Constructing an offer letter​

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Creating an offer letter

An offer letter is often separate to the contract of employment. Whilst your contractual terms are a fixed document, your offer letter needs to be customised to that particular candidate's offer.

The offer letter should summarise the main conditions of the offer. In particular, make sure that you include the following key points:

  • The candidate's full name, as written on their passport
  • The job title of the role being offered, making clear any internal names the role goes by
  • An employment start date (and end if it is a fixed term position)
  • If you have one, the length of the probation period and any conditions linked to this
  • A bespoke list of the next steps the candidate needs to take. For example, providing their right to work if they haven’t already done so
  • Any conditions that the offer are based on. For example, acceptable references or a background screening check
  • Details of how the candidate should accept or decline the offer. For example, by signing and returning a copy

Alongside the offer letter there are a number of documents you may want to consider sending:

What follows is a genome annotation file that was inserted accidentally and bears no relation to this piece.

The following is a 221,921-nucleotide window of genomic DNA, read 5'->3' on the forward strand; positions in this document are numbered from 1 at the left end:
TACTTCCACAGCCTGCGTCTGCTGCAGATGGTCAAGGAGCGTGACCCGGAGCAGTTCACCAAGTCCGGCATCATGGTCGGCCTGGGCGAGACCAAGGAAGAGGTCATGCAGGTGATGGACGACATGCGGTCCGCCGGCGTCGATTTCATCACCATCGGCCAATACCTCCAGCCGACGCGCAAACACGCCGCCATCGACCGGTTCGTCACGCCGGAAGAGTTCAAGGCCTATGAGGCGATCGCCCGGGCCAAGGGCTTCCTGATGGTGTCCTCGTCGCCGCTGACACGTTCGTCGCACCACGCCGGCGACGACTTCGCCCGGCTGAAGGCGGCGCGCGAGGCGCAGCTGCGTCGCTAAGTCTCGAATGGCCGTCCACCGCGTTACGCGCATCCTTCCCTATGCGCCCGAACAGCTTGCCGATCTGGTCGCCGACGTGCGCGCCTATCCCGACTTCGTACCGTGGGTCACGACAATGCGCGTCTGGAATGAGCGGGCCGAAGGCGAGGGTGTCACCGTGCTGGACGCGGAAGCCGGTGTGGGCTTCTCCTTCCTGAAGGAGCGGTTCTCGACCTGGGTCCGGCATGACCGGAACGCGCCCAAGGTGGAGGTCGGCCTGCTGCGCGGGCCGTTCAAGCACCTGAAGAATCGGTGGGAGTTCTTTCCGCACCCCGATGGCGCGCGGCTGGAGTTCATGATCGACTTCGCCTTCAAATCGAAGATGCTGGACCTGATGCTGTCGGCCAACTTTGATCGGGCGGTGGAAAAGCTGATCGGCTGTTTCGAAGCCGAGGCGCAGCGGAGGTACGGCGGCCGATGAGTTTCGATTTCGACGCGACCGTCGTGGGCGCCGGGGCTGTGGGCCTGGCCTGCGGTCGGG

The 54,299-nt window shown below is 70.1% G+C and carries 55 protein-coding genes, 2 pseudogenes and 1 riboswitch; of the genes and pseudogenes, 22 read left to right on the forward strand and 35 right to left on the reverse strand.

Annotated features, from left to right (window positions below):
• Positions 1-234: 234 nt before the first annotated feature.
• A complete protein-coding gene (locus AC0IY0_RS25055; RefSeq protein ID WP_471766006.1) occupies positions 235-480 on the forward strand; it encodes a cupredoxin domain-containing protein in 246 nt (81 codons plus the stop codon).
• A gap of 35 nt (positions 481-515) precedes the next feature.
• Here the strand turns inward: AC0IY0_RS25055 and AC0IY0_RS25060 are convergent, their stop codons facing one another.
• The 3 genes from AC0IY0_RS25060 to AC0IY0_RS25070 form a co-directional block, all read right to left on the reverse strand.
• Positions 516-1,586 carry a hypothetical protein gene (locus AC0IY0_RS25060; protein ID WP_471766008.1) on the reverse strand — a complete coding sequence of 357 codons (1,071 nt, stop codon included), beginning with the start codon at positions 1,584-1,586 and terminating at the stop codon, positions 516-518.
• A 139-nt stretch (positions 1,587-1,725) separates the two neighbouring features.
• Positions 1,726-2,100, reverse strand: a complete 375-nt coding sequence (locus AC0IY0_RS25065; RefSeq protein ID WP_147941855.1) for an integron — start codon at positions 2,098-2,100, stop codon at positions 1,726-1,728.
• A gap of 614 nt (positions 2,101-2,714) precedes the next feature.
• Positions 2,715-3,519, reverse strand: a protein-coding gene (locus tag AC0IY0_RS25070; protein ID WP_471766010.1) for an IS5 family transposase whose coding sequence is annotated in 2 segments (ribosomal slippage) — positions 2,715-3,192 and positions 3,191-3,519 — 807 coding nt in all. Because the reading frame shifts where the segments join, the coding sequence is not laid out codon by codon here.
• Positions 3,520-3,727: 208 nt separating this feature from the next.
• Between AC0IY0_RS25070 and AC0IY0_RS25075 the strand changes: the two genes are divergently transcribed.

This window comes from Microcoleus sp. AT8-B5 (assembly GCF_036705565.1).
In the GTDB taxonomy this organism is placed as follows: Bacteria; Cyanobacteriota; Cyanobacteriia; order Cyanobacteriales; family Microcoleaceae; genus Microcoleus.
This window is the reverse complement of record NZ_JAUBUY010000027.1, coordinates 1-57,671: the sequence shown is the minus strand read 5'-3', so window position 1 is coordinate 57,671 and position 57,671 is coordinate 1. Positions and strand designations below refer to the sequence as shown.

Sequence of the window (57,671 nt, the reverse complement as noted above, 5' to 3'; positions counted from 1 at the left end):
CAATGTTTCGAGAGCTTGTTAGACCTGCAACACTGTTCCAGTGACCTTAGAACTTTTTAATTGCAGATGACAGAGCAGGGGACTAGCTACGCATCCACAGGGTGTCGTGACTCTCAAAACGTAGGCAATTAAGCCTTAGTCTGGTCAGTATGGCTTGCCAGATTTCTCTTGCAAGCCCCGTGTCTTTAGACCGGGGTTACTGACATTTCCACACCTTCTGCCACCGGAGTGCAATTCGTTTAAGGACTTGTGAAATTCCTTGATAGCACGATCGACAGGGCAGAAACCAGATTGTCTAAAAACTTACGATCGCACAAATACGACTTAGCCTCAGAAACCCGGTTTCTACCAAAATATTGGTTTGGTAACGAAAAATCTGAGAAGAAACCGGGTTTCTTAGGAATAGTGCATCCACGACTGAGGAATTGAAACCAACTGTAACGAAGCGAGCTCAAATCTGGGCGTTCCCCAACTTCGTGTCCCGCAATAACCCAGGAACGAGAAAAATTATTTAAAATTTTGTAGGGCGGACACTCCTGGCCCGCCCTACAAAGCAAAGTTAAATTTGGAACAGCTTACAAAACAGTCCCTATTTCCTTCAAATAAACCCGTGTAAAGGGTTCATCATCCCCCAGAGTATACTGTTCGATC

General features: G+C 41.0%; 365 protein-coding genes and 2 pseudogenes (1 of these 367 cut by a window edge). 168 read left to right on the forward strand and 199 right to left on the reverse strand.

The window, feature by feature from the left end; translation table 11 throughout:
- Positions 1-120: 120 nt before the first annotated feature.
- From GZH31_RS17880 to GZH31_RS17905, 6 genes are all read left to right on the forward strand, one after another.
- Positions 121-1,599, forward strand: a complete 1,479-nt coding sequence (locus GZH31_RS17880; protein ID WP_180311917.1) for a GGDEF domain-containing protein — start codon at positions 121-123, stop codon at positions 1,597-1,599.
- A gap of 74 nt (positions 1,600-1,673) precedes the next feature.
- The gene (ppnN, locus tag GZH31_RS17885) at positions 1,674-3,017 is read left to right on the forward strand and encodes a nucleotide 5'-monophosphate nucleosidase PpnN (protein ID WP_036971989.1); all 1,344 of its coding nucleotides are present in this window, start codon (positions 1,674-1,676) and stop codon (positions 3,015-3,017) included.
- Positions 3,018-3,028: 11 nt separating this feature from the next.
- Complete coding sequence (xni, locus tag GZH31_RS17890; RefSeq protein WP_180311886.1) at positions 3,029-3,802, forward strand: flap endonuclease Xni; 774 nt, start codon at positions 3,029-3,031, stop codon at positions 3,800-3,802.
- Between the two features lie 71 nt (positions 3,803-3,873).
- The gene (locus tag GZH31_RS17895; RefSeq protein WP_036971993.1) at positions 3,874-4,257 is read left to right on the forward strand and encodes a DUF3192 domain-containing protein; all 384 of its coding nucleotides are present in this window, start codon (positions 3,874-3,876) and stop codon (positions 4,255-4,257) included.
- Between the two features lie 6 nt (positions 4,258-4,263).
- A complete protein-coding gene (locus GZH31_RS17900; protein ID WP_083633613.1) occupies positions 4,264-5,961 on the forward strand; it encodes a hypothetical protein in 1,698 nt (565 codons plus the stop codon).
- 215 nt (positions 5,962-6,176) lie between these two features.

• A summary of benefits and how to access each one
  • A pension opt out form 
  • Details of the pension scheme​*
  • The contract of employment
  • A document explaining your onboarding and induction process
  • Information about your pre-employment checks

*It is important that you don't encourage candidates to opt out of the pension scheme

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Offer Letter Template

To get started with offer letters, please download out template below. You will need to check that it includes everything required for your organisation by looking at the key pieces of information held in your employment contracts.

Can a candidate change their mind once they have signed an agreement?

If a candidate accepts an offer but then changes their mind there is action an employer can take. For example, they could sue them for breach of contract or make them work for the agreed notice period.

However, this is very rare and the effort is better placed in finding an alternative candidate. There is little to no benefit to forcing a candidate to join your organisation if they do not wish to do so.

At this stage a candidate can still pull out of the recruitment process so consider what you would do in this situation

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